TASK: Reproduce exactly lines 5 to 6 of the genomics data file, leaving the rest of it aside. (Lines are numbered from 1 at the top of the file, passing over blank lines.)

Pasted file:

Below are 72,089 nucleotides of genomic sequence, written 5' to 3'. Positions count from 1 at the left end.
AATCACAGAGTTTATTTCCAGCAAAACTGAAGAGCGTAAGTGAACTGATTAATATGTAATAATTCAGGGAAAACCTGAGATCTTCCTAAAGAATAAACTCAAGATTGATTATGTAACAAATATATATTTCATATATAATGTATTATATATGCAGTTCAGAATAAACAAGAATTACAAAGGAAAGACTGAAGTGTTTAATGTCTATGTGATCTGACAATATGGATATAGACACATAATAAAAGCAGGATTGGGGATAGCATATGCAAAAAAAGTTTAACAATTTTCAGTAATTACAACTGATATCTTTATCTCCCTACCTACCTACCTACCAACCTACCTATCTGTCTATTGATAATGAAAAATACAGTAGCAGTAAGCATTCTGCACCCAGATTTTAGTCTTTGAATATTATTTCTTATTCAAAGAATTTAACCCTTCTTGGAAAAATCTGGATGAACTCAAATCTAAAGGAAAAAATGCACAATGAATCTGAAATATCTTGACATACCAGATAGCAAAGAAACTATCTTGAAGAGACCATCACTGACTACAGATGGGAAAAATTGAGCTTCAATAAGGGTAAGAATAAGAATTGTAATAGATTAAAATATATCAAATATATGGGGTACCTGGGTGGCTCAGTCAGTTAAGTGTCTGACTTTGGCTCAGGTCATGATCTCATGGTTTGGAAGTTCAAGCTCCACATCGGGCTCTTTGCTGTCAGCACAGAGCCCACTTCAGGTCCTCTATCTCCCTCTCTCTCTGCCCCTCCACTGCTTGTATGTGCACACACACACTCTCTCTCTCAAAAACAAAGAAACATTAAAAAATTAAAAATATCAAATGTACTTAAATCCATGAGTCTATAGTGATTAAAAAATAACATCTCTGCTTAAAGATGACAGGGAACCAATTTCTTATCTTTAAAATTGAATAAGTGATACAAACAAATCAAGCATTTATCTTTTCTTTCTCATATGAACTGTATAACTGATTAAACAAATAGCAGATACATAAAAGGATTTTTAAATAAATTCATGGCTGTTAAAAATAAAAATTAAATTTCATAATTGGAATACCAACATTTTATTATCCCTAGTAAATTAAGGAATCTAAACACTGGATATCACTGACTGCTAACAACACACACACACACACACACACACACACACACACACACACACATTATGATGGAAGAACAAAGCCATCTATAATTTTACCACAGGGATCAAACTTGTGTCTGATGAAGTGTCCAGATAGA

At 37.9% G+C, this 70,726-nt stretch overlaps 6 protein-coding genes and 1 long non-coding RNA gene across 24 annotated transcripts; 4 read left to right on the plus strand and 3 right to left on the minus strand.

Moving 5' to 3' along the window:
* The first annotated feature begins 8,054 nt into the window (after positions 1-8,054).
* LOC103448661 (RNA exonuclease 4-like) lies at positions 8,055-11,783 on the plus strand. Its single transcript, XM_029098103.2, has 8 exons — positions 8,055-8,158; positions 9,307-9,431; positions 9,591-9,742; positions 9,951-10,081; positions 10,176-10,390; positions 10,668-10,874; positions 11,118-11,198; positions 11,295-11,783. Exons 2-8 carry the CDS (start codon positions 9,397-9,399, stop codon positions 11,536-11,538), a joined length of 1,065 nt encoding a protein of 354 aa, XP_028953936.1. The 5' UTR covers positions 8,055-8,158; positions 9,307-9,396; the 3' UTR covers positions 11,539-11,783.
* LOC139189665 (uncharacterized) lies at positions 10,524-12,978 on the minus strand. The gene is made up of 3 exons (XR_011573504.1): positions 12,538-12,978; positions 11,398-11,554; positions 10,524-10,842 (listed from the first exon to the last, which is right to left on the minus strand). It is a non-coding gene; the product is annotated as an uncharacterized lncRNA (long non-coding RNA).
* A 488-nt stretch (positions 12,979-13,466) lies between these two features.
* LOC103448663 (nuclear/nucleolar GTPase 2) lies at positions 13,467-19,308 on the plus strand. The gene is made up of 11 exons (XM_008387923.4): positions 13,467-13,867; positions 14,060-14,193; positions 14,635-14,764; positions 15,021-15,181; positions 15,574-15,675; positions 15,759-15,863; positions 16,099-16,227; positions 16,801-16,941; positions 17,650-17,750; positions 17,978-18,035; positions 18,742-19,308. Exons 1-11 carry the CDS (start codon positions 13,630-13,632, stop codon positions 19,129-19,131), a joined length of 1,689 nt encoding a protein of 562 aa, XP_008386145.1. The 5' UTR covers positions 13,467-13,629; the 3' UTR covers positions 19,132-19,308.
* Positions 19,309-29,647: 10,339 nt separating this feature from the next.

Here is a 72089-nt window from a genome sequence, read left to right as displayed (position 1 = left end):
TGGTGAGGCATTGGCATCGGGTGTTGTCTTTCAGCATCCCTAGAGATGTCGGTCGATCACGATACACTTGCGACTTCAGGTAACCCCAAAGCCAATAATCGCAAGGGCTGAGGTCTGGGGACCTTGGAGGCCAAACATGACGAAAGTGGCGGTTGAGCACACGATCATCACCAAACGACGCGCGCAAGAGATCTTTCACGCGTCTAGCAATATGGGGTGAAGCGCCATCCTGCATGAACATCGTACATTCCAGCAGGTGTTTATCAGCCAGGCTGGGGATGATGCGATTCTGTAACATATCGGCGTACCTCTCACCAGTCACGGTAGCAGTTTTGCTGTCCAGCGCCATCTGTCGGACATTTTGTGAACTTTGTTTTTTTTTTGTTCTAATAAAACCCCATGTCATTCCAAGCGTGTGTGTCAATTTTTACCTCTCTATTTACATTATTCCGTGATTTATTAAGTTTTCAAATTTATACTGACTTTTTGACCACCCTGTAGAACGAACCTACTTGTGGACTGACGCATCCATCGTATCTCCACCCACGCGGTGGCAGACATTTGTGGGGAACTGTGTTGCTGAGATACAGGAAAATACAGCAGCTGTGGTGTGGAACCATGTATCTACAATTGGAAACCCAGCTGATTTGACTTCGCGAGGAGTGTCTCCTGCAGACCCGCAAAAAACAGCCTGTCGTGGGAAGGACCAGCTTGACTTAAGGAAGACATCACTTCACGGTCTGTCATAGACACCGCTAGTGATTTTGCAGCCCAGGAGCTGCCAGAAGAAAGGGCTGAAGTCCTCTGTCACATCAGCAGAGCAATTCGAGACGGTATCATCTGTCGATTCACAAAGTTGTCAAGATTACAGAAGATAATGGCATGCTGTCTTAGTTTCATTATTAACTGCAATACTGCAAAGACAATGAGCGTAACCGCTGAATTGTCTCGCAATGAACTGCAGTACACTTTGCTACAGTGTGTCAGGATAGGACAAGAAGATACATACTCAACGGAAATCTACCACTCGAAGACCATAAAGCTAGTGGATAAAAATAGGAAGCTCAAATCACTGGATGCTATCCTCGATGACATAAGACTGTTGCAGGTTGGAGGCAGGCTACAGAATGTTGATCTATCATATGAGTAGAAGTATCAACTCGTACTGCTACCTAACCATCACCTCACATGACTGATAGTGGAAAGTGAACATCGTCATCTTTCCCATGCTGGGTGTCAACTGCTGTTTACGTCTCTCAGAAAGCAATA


* The first annotated feature begins 8,054 nt into the window (after positions 1-8,054).
* LOC103448661 (RNA exonuclease 4-like) lies at positions 8,055-11,783 on the plus strand. Its single transcript, XM_029098103.2, has 8 exons — positions 8,055-8,158; positions 9,307-9,431; positions 9,591-9,742; positions 9,951-10,081; positions 10,176-10,390; positions 10,668-10,874; positions 11,118-11,198; positions 11,295-11,783. Exons 2-8 carry the CDS (start codon positions 9,397-9,399, stop codon positions 11,536-11,538), a joined length of 1,065 nt encoding a protein of 354 aa, XP_028953936.1. The 5' UTR covers positions 8,055-8,158; positions 9,307-9,396; the 3' UTR covers positions 11,539-11,783.